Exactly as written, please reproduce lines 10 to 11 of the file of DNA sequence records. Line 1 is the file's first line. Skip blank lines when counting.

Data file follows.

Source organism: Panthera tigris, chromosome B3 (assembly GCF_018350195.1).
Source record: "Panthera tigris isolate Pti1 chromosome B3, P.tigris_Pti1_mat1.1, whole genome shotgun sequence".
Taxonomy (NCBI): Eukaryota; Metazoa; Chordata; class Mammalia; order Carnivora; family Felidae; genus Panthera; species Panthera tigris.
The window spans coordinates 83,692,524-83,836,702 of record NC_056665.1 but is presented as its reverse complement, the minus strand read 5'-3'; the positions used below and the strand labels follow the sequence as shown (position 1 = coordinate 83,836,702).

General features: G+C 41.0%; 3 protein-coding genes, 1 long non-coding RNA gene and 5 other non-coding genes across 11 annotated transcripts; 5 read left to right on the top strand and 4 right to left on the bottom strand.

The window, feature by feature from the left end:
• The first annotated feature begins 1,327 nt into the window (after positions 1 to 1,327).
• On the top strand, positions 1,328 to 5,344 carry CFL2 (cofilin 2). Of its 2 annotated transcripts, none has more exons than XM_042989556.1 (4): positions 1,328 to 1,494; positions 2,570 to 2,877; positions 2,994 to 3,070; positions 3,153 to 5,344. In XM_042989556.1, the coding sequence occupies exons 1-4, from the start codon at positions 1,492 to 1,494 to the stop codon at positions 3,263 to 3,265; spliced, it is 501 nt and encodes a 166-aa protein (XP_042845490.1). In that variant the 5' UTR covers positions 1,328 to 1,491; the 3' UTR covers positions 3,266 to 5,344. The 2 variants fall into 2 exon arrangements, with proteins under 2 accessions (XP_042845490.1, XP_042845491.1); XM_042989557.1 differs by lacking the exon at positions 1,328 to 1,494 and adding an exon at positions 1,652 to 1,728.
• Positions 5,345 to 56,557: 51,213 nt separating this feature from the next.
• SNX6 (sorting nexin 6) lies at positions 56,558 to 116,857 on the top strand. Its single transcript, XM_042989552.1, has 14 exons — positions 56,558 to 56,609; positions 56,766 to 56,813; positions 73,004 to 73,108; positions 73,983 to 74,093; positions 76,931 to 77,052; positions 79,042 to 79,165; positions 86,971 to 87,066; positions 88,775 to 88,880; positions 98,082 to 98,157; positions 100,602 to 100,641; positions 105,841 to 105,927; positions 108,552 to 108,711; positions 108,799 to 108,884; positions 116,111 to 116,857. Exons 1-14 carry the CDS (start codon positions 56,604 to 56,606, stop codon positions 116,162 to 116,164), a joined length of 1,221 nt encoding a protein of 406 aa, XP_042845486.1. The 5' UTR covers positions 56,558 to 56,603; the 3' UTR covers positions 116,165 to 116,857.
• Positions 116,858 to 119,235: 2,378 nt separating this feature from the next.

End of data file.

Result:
• SNX6 (sorting nexin 6) lies at positions 56,558 to 116,857 on the top strand. Its single transcript, XM_042989552.1, has 14 exons — positions 56,558 to 56,609; positions 56,766 to 56,813; positions 73,004 to 73,108; positions 73,983 to 74,093; positions 76,931 to 77,052; positions 79,042 to 79,165; positions 86,971 to 87,066; positions 88,775 to 88,880; positions 98,082 to 98,157; positions 100,602 to 100,641; positions 105,841 to 105,927; positions 108,552 to 108,711; positions 108,799 to 108,884; positions 116,111 to 116,857. Exons 1-14 carry the CDS (start codon positions 56,604 to 56,606, stop codon positions 116,162 to 116,164), a joined length of 1,221 nt encoding a protein of 406 aa, XP_042845486.1. The 5' UTR covers positions 56,558 to 56,603; the 3' UTR covers positions 116,165 to 116,857.
• Positions 116,858 to 119,235: 2,378 nt separating this feature from the next.